But what is a problem is when a model designed for one situation is used to predict the outcome of quite a different situation. Which brings me back to Mr Morrison’s excessive confidence.
The Doherty model gives two estimates of the effectiveness of our TTIQ system: An ‘optimal setting’ based on NSW performance last year and a ‘partial setting’ based on the experience at the peak of Victoria’s second COVID19 wave.
To quote the Doherty report: “… reduced effectiveness of the public health ‘test, trace, isolate, quarantine’ (TTIQ) response is anticipated due to high caseloads”.
So far, so good.
But while the Doherty model has two scenarios for TTIQ, what it doesn’t have is a direct link in their model between the number of daily cases, the number of mystery cases, and the likely effectiveness of TTIQ.
What this means is that – even though NSW cases will possibly rise into the thousands per day by November, and even though the combined number of ‘mystery cases’ in NSW could number in the tens of thousands by then – the Doherty modelling still assumes that the effectiveness of TTIQ will be as high as it was in Victoria when there were about 700 cases per day.
Key questions the PM must answer
Given that the number of mystery cases is already rising rapidly in NSW, it’s likely that the effectiveness of TTIQ is already in rapid decline.
If that is indeed the case, then the Doherty modelling needs to be redone to consider a wider range of plausible scenarios.
With that in mind, the key questions that the Prime Minister should answer are:
- Does he agree that the effectiveness of TTIQ is likely to decline with rising case numbers?
- Does he agree that the effectiveness of TTIQ is also likely to decline with the number of unlinked cases in the community?
- Given the NSW outbreak is already larger than the Melbourne second wave outbreak, and given that the outbreak in NSW may be significantly larger by the time that 70 or 80 per cent vaccination is reached, would it be prudent to commission additional modelling that considers the possibility that contract tracers just can’t keep up with very large outbreaks?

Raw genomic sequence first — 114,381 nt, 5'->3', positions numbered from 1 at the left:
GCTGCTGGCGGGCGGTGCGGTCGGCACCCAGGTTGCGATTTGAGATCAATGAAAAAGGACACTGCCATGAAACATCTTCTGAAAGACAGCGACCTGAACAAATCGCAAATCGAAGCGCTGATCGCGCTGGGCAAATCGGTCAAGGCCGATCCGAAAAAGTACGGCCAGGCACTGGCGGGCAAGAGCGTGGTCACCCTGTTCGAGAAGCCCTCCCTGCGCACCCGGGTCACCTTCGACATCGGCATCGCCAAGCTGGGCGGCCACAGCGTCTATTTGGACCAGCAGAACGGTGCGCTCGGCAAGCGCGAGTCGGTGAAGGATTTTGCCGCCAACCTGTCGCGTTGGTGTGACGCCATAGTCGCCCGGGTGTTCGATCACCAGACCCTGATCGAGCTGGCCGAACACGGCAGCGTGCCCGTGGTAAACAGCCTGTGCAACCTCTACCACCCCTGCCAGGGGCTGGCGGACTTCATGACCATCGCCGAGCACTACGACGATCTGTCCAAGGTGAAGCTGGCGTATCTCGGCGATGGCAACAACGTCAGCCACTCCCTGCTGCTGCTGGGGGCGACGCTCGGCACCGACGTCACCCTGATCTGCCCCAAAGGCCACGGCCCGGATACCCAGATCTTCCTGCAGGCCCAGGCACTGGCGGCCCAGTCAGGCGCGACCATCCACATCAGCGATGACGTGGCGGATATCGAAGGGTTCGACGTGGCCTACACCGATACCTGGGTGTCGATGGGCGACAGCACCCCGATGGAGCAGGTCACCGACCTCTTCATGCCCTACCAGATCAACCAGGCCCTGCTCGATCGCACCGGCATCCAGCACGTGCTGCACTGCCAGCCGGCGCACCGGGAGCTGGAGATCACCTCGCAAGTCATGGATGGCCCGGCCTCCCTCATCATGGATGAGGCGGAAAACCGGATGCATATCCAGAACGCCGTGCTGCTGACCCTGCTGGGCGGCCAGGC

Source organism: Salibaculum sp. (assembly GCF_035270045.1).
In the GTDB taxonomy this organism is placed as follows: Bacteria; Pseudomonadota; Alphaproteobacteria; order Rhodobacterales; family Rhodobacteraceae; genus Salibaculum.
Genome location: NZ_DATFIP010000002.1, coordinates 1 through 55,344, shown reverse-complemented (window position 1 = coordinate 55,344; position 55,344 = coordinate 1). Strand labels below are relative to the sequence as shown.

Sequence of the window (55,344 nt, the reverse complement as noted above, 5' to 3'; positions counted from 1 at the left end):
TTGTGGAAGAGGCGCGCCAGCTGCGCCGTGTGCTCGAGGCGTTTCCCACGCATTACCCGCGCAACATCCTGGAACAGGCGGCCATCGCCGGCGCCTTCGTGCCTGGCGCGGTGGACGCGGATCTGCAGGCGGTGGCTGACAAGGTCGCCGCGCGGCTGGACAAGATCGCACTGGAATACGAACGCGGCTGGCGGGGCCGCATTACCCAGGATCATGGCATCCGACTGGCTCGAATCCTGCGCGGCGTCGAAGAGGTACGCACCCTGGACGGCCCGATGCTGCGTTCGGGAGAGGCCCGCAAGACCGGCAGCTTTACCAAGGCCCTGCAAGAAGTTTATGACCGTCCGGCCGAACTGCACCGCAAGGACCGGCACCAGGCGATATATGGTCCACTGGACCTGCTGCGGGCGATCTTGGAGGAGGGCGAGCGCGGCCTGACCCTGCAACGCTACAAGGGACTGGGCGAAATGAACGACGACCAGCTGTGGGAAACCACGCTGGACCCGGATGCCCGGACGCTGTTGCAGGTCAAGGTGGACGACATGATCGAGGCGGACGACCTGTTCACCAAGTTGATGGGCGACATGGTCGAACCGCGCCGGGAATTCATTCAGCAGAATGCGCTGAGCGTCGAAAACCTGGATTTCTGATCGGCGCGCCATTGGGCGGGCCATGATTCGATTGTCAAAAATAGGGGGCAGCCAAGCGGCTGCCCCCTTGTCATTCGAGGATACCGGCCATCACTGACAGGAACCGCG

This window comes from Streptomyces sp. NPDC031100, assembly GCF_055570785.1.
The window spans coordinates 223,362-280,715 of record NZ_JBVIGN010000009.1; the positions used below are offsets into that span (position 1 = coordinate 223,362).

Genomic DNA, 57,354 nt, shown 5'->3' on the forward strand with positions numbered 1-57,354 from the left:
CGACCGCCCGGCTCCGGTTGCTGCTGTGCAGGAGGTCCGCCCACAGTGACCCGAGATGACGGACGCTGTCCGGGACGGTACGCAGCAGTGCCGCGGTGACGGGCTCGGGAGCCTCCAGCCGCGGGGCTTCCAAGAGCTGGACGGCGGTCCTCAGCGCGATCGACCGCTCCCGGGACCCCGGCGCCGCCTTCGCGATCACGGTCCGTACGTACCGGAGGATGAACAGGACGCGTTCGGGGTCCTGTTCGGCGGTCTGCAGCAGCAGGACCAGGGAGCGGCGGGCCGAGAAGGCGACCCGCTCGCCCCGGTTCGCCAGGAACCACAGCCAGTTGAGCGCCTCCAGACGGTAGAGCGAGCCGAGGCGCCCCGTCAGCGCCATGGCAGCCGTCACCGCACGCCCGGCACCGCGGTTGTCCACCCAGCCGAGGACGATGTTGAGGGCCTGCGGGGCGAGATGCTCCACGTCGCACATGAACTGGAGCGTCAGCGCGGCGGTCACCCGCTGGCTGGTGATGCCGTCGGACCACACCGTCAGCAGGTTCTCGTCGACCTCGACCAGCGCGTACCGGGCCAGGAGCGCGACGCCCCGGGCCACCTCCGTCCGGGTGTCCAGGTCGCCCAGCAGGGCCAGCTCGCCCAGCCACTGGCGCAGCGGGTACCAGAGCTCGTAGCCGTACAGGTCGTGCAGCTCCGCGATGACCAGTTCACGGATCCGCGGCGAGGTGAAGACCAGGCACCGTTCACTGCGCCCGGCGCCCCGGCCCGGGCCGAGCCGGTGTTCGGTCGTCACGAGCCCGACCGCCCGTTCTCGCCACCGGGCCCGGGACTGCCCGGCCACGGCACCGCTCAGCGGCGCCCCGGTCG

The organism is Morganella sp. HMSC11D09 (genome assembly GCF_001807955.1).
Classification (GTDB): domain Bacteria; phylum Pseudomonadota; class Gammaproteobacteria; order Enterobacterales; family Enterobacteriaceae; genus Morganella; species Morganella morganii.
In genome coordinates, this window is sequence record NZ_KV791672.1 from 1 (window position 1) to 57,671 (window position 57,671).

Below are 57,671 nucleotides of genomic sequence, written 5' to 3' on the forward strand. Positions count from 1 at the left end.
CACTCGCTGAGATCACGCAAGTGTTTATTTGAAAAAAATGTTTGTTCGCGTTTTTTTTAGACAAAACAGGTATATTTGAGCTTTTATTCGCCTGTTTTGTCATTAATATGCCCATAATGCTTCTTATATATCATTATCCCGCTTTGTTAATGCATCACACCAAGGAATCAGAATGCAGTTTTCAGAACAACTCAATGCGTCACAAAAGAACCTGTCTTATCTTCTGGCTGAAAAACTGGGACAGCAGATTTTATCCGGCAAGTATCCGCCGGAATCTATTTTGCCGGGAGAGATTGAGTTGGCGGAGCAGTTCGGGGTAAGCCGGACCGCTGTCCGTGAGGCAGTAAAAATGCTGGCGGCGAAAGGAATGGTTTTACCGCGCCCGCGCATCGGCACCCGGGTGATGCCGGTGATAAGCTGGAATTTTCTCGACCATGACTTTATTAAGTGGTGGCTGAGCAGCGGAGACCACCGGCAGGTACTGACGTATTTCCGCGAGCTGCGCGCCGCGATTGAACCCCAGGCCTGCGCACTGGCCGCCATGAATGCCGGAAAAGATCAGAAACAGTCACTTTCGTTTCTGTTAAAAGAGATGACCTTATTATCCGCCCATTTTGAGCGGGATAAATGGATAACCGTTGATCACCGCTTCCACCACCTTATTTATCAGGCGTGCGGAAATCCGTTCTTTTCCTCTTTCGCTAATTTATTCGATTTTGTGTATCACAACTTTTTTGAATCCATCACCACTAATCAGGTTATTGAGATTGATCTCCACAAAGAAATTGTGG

Morrison is desperate to shift the debate
Although it is not clear what the next 12 months will look like, what is clear is that Mr Morrison is desperate to move the debate away from the fact that he was slow to start the vaccine race and toward the fact he is now in a hurry to deliver ‘freedom’.
The only fight the Prime Minister thinks he has a chance of winning against the premiers is that their people are tired of lockdowns (of course they are) and that we shouldn’t stay in lockdown forever (has anyone ever suggested we should?)
The key question is not whether Australians want more freedom, but whether they are willing to let COVID-19 rip through the more than eight million people – most of whom are children – who will still be unvaccinated when we hit the 80 per cent vaccination threshold that Scott Morrison is so focused on.
Richard Denniss is the chief economist at independent think-tank The Australia Institute. You can follow him on Twitter @RNS_TAI